DNA damage, metabolism and aging in pro-inflammatory T cells: Rheumatoid arthritis as a model system

Yinyin Li, Jörg J. Goronzy, Cornelia M. Weyand

Research output: Contribution to journalReview articlepeer-review

23 Scopus citations


The aging process is the major driver of morbidity and mortality, steeply increasing the risk to succumb to cancer, cardiovascular disease, infection and neurodegeneration. Inflammation is a common denominator in age-related pathologies, identifying the immune system as a gatekeeper in aging overall. Among immune cells, T cells are long-lived and exposed to intense replication pressure, making them sensitive to aging-related abnormalities. In successful T cell aging, numbers of naïve cells, repertoire diversity and activation thresholds are preserved as long as possible; in maladaptive T cell aging, protective T cell functions decline and pro-inflammatory effector cells are enriched. Here, we review in the model system of rheumatoid arthritis (RA) how maladaptive T cell aging renders the host susceptible to chronic, tissue-damaging inflammation. In T cells from RA patients, known to be about 20 years pre-aged, three interconnected functional domains are altered: DNA damage repair, metabolic activity generating energy and biosynthetic precursor molecules, and shaping of plasma membranes to promote T cell motility. In each of these domains, key molecules and pathways have now been identified, including the glycolytic enzymes PFKFB3 and G6PD; the DNA repair molecules ATM, DNA-PKcs and MRE11A; and the podosome marker protein TKS5. Some of these molecules may help in defining targetable pathways to slow the T cell aging process.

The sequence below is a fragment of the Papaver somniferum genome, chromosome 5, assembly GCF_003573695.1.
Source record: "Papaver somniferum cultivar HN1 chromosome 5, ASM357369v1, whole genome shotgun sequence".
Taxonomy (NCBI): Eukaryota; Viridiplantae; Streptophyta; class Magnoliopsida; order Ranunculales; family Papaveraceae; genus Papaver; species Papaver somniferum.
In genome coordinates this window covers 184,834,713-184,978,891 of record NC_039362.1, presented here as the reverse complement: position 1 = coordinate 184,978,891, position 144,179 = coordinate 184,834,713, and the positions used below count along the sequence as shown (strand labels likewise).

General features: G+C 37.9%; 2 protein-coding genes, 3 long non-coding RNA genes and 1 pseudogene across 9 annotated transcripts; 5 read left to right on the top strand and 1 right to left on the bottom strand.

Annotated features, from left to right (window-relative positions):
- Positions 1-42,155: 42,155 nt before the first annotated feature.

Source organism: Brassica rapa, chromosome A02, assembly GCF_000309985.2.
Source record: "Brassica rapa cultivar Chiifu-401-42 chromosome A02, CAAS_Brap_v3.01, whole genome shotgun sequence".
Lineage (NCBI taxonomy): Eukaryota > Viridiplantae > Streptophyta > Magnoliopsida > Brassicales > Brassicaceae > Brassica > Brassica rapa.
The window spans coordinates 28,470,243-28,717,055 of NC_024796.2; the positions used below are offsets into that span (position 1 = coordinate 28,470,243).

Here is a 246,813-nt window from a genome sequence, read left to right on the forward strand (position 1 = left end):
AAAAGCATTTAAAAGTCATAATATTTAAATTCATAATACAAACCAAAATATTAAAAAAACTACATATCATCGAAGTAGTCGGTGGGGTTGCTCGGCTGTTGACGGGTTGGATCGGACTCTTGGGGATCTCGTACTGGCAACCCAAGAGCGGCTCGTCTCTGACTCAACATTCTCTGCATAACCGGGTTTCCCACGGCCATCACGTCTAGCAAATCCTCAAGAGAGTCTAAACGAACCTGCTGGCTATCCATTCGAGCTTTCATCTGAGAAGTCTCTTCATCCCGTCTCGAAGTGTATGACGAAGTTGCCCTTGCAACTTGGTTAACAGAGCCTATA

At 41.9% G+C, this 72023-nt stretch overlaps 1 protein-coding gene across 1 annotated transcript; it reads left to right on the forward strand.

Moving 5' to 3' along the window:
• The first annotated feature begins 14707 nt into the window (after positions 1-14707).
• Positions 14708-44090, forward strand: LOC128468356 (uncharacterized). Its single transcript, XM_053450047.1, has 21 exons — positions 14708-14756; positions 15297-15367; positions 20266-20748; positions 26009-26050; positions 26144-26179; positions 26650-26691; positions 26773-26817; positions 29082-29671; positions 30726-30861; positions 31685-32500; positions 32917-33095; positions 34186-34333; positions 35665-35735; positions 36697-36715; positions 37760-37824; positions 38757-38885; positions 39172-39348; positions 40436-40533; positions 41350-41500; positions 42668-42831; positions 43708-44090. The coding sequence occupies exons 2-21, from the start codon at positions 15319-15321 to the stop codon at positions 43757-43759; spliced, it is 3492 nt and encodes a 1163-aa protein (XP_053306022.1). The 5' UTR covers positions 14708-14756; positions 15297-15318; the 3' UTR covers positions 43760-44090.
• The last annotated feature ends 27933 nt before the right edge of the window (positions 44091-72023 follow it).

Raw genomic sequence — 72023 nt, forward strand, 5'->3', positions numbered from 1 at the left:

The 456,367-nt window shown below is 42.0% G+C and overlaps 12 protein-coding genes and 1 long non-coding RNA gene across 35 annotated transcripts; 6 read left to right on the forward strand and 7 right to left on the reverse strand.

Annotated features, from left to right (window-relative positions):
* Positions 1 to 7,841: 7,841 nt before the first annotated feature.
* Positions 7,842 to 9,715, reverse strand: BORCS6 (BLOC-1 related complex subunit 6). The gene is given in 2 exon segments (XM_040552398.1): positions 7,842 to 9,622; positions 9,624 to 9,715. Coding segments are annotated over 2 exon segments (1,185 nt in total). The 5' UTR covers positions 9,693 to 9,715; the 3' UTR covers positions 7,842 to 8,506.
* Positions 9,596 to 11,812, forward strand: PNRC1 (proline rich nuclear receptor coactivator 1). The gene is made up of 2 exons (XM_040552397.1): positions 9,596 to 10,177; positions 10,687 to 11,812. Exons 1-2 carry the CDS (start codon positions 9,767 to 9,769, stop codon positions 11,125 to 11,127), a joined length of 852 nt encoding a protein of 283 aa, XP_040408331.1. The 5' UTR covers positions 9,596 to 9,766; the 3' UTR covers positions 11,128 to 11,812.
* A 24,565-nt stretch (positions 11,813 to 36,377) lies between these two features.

Original languageEnglish (US)
Pages (from-to)118-127
Number of pages10
JournalExperimental Gerontology
StatePublished - May 2018


  • ATM
  • DNA damage responses
  • DNA-PKcs
  • Inflammation
  • MRE11A
  • Rheumatoid arthritis
  • T cell aging
  • Telomere
  • mtDNA

ASJC Scopus subject areas

  • Biochemistry
  • Aging
  • Molecular Biology
  • Genetics
  • Endocrinology
  • Cell Biology


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